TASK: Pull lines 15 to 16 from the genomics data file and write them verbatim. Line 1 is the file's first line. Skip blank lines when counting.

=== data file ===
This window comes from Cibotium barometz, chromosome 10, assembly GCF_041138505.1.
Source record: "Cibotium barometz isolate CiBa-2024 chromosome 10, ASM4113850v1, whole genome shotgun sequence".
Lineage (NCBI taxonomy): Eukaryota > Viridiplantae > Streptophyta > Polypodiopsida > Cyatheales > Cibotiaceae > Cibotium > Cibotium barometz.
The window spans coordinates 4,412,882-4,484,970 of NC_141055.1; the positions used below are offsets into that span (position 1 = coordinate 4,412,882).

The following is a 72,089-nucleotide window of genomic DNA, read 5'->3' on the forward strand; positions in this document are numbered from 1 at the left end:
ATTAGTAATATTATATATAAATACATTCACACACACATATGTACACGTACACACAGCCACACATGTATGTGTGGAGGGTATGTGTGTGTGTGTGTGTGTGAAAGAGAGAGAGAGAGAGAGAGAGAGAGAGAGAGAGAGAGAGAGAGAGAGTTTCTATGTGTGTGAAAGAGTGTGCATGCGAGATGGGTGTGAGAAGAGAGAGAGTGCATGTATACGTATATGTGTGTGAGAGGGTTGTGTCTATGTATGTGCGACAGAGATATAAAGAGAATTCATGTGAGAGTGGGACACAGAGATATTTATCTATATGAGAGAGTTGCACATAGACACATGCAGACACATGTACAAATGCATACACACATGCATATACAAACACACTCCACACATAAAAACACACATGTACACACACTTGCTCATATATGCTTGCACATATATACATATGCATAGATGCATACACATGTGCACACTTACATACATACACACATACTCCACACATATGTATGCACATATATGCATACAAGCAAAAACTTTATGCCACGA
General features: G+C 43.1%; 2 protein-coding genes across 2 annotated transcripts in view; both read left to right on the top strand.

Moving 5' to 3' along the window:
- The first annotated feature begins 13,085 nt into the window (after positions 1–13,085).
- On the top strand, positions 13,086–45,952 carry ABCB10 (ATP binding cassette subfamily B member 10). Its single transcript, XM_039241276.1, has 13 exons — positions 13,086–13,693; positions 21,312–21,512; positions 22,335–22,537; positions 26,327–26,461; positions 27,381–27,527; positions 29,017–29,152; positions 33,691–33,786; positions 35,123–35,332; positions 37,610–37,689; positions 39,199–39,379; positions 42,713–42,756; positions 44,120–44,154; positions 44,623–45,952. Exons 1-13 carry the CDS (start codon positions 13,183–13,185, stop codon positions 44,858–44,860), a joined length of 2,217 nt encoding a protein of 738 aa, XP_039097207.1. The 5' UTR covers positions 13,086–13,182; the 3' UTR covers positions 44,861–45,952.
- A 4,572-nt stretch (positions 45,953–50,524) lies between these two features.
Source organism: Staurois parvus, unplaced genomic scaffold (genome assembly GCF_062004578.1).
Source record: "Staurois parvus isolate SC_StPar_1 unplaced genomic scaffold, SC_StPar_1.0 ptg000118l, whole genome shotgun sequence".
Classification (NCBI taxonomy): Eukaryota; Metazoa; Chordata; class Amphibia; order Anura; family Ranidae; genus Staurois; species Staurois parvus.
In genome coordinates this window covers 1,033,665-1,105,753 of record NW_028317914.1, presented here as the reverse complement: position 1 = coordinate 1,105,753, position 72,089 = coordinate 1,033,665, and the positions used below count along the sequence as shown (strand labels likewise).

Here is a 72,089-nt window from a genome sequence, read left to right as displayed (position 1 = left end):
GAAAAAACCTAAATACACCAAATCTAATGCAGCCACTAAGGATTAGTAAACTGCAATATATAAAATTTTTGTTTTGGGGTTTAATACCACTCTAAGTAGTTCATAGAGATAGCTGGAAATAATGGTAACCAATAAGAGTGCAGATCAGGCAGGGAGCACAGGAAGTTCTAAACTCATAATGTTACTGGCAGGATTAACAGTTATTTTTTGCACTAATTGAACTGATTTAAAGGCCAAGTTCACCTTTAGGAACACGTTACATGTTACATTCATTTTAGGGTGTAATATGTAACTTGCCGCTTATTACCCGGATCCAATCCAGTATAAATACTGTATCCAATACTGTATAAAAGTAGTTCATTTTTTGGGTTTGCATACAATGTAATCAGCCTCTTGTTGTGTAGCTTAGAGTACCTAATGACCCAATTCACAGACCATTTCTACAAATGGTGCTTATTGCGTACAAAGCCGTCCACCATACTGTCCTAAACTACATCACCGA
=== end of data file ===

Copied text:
In genome coordinates this window covers 1,033,665-1,105,753 of record NW_028317914.1, presented here as the reverse complement: position 1 = coordinate 1,105,753, position 72,089 = coordinate 1,033,665, and the positions used below count along the sequence as shown (strand labels likewise).

Here is a 72,089-nt window from a genome sequence, read left to right as displayed (position 1 = left end):